On the fifth anniversary of the InSight lander’s Nov. 26 touchdown on Mars, Jet Propulsion Laboratory in Pasadena celebrated the spacecraft’s numerous accomplishments, including the detection of the first-ever “Marsquakes,” comprehensive weather data collection, and the discovery of new clues about the planet’s watery past.
JPL manages the InSight project for NASA’s Science Mission Directorate in Washington. JPL is a division of Caltech.
InSight made history by detecting the first-ever quakes on Mars. Its onboard seismometer measured over 1,300 seismic events, including a magnitude 5 quake in May 2022 that reverberated through the planet for at least six hours.
The spacecraft also carried the first-ever magnetometer instrument to the Martian surface. This enabled it to detect magnetic signals and discover that ancient rocks between 200 feet and several miles below ground are strongly magnetized.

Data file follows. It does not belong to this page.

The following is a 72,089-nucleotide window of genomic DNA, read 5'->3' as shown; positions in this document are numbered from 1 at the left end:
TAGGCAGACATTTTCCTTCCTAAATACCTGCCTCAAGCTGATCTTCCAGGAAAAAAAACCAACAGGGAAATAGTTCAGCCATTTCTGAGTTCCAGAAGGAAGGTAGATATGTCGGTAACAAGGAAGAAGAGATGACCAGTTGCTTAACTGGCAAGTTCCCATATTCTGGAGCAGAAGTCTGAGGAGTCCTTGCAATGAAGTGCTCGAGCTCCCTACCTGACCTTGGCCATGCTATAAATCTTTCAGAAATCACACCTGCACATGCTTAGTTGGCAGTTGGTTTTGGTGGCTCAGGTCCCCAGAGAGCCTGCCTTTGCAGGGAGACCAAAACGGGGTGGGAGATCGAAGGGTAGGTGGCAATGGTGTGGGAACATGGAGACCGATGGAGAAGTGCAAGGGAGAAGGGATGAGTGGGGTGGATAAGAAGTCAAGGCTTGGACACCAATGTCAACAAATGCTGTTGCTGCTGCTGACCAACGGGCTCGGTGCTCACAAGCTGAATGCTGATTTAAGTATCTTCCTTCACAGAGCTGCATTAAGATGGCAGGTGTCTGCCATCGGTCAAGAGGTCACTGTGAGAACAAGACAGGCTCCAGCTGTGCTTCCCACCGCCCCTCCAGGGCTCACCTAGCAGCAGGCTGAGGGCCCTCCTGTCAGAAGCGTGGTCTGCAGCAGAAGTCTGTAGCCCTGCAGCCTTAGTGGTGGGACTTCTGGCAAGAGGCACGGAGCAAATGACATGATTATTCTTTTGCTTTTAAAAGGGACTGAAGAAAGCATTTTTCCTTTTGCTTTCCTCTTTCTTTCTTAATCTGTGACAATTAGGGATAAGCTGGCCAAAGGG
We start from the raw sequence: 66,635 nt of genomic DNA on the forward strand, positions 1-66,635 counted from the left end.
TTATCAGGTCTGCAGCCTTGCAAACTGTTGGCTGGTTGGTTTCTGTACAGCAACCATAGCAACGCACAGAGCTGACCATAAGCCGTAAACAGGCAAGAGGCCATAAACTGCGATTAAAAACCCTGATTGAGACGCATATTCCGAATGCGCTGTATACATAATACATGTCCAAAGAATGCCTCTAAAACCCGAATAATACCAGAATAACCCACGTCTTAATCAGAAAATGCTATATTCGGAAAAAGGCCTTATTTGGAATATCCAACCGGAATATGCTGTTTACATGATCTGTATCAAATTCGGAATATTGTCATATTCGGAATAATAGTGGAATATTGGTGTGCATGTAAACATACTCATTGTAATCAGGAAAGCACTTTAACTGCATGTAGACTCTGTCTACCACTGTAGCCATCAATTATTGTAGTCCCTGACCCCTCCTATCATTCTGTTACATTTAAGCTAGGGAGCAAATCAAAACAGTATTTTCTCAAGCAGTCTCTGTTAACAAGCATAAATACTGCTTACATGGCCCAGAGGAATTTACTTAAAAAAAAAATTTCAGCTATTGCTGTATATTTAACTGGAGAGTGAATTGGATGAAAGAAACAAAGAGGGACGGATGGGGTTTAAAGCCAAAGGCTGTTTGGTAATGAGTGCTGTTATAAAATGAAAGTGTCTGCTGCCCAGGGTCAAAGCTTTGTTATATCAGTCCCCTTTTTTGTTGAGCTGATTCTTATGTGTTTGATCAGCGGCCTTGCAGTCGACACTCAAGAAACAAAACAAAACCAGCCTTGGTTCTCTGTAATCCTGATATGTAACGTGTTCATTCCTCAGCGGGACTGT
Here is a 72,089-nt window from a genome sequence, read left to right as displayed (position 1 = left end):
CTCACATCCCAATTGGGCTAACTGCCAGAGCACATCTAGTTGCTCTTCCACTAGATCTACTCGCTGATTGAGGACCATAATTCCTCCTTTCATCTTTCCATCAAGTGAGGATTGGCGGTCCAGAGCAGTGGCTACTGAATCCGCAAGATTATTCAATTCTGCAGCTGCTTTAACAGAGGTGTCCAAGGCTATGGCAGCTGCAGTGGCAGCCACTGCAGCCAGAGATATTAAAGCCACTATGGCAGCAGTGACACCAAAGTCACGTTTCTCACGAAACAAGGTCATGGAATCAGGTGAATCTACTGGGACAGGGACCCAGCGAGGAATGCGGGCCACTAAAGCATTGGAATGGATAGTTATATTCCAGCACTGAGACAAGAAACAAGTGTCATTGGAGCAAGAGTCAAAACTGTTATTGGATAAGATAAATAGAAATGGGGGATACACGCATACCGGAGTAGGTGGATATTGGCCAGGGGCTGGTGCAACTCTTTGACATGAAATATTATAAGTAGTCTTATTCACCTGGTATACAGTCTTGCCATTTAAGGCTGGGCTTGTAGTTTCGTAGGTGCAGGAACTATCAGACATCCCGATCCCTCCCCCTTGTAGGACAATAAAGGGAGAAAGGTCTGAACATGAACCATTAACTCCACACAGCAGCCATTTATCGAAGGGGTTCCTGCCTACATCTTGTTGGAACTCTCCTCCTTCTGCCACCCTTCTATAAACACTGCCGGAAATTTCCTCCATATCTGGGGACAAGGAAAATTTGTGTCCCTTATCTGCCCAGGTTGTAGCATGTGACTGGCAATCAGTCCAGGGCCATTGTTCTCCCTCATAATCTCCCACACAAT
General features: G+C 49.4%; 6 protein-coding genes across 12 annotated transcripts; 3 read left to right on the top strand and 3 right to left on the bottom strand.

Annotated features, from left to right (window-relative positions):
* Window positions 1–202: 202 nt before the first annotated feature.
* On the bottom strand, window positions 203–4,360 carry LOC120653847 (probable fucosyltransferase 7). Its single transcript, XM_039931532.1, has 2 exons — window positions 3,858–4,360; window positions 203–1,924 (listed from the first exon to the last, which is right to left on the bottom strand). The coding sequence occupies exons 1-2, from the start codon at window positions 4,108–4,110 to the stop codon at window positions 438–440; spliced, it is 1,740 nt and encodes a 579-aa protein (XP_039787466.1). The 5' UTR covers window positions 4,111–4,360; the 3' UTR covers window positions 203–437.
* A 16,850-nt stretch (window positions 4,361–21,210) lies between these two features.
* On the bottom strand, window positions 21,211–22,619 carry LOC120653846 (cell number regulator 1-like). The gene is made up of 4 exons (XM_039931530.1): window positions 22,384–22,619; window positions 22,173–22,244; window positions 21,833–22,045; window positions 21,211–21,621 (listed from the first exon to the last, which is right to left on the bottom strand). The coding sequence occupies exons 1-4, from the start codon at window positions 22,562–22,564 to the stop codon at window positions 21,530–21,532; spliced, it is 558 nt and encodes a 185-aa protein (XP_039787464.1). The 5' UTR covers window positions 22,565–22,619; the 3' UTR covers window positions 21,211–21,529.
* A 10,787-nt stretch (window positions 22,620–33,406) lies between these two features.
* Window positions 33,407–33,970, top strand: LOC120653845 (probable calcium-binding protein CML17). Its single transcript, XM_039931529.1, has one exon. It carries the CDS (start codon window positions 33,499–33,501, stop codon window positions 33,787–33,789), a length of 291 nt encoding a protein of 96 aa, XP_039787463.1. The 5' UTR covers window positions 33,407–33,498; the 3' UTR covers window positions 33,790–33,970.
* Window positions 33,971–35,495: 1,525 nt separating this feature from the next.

InSight collected the most comprehensive weather data of any mission sent to the surface of Mars. It detected thousands of passing dust devils and provided around-the-clock weather information, including temperature, wind, and air pressure.
The mission also revealed new clues about Mars’ watery past. The Curiosity rover, part of the mission, discovered evidence of ancient lakes and rippled textures created by waves in a shallow lake billions of years ago.
InSight’s mission concluded after more than four years on the Red Planet. The mission aimed to study the deep interior of Mars, taking the planet’s vital signs, its pulse, temperature, and reflexes. It sought to uncover how a rocky body forms and evolves to become a planet by investigating the interior structure and composition of Mars.
For more on InSight’s many discoveries: https://go.nasa.gov/40Pfdbp